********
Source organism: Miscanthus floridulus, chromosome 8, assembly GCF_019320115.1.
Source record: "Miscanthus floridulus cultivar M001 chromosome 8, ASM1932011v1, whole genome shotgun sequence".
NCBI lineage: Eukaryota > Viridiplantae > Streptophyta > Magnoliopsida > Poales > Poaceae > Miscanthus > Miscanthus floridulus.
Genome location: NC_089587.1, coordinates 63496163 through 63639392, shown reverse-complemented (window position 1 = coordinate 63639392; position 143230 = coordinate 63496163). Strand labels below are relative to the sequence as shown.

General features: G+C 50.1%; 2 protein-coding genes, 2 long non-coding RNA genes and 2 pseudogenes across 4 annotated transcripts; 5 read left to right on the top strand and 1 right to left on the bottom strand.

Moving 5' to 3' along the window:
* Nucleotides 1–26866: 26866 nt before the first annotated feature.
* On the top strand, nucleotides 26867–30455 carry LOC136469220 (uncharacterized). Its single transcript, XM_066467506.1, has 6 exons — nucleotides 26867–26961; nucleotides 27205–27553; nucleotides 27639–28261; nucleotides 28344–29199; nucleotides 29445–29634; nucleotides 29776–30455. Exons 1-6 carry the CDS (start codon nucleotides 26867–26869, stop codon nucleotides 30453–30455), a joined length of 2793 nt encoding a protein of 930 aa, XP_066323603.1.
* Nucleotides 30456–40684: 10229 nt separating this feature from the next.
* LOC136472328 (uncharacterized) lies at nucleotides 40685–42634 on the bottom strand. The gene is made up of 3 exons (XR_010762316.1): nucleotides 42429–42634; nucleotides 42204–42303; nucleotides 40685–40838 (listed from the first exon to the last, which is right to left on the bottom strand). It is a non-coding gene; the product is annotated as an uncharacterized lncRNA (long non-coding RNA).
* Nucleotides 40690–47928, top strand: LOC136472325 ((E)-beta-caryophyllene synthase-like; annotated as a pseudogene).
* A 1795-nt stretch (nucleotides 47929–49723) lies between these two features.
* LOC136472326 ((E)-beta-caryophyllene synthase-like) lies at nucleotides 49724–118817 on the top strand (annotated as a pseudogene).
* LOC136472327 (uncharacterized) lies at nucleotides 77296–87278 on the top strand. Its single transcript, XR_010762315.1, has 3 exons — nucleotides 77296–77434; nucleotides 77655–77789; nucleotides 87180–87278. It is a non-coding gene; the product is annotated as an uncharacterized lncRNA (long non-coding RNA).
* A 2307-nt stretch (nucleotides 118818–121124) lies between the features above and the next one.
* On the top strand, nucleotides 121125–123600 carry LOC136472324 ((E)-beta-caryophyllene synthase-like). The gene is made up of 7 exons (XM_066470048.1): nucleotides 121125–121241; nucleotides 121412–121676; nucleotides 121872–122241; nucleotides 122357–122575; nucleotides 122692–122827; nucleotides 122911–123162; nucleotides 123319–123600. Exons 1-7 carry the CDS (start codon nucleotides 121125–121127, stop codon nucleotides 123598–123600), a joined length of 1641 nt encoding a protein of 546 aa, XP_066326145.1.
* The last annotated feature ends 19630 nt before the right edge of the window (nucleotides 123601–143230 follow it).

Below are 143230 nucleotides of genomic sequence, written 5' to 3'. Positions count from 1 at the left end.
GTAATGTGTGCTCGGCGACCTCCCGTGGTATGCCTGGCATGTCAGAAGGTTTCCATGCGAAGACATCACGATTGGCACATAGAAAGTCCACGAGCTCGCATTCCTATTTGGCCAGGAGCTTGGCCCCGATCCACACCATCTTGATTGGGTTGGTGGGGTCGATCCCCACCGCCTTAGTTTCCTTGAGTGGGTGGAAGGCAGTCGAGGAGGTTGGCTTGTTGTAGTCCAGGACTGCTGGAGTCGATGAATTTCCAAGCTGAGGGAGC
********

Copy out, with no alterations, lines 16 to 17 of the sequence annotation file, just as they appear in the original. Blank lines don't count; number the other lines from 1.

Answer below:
* On the top strand, nucleotides 121125–123600 carry LOC136472324 ((E)-beta-caryophyllene synthase-like). The gene is made up of 7 exons (XM_066470048.1): nucleotides 121125–121241; nucleotides 121412–121676; nucleotides 121872–122241; nucleotides 122357–122575; nucleotides 122692–122827; nucleotides 122911–123162; nucleotides 123319–123600. Exons 1-7 carry the CDS (start codon nucleotides 121125–121127, stop codon nucleotides 123598–123600), a joined length of 1641 nt encoding a protein of 546 aa, XP_066326145.1.
* The last annotated feature ends 19630 nt before the right edge of the window (nucleotides 123601–143230 follow it).